If you’re here, you’ve probably worked with product roadmaps before. You may even have been responsible for owning one. This article isn’t an introduction. Instead, consider bookmarking it for a few helpful reminders to come back to when you’re starting a new roadmap, or re-evaluating an existing one.
Product strategy first, then product roadmap. The strategy informs the roadmap, not the other way around. Don’t make the mistake of jumping right in to plotting a course before setting a cardinal direction.
Product roadmaps are not built on intuition and persuasion. Product management is not about lone visionaries. In most organizations, it’s an exercise in influence without authority. Don’t write your roadmap and then try to sell it to the team. Make your roadmap a shared document of the plan that everyone on the team has committed to, because they are equal partners in developing it.
Don’t wait until the end to get executive buy-in. Similarly, while you can add folks later in the process, there are a few who should be involved from the beginning:
- the business leader (CEO, or similar role within a department of a larger company);
- the head of sales, marketing, customer service, or whoever is going to be selling this product to customers;
- the CTO, or whoever leads the team that will be building the product.
Another note about working with your CTO: Any good engineering team will have work to do that is not focused on implementing new features. This includes bug fixes, refactoring, automating deployment processes, paying down tech debt, and other capacity-building activities. Have a frank discussion with your CTO about what kind of development capacity you can expect to be available for new features. Express this as a fraction of overall development time. This will help you better align your plan with actual capacity instead of an imagined ideal capacity.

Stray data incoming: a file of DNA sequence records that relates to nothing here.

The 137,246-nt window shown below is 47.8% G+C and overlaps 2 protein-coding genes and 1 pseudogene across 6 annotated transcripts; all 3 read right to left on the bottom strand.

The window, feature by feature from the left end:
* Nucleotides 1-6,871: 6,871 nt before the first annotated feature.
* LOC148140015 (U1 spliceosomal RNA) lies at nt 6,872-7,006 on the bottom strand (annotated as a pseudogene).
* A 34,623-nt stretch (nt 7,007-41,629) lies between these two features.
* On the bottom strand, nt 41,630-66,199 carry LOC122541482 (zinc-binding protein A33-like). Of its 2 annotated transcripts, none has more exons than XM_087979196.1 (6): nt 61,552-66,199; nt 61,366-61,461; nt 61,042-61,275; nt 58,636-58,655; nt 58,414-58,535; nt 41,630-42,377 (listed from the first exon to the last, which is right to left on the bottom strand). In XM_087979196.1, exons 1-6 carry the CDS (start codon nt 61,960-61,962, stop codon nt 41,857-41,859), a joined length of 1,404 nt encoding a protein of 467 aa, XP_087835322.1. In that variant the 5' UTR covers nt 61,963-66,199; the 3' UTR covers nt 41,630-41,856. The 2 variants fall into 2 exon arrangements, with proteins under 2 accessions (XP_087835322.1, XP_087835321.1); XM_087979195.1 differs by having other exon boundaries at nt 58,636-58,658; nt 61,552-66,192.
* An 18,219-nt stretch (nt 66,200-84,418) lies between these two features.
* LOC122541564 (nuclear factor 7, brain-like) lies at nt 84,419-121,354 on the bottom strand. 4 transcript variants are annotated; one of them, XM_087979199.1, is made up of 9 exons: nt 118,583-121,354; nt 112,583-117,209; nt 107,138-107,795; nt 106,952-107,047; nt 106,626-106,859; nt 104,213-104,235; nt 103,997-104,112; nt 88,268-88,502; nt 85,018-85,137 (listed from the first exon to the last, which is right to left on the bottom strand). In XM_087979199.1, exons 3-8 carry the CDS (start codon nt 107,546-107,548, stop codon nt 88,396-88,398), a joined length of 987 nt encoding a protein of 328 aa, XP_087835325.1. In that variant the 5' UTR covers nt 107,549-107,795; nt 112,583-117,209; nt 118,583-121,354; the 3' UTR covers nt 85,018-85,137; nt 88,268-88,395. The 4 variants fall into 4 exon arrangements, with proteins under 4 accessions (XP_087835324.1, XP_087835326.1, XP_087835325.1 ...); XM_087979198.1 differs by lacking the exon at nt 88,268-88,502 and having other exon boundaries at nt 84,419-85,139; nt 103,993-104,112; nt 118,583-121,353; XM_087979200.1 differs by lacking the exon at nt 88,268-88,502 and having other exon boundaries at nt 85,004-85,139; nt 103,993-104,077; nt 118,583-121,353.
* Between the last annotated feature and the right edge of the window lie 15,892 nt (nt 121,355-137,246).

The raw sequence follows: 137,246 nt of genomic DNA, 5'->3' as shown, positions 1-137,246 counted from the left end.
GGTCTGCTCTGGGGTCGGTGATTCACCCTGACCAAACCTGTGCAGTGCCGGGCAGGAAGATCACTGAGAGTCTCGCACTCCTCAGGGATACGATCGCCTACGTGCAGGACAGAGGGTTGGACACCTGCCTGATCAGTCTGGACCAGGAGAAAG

Sequence, then schedule. Order features by priority before you start to schedule them to quarters or months. Not only does this help you avoid building features in the wrong order (who cares about password reset when you can’t create an account?), it also makes scheduling easier, because you can combine your sequence and user story points with dev capacity to generate an estimated schedule.
Begin discussions with a strawman. Make a first draft that you expect to be wrong, and be clear with the people you’re sharing it with that it is probably wrong. Humility is your friend. Use that artifact to collect useful input from everyone involved. It’s a lot easier to react to a concrete plan, even if it’s absurd, than to pull useful insights out of thin air.
Once you have the final draft, make sure to check with the wider team (legal, compliance, HR) about what risks they see down the line, so you can be ready for them and everyone can have as much time as possible to prepare and adjust.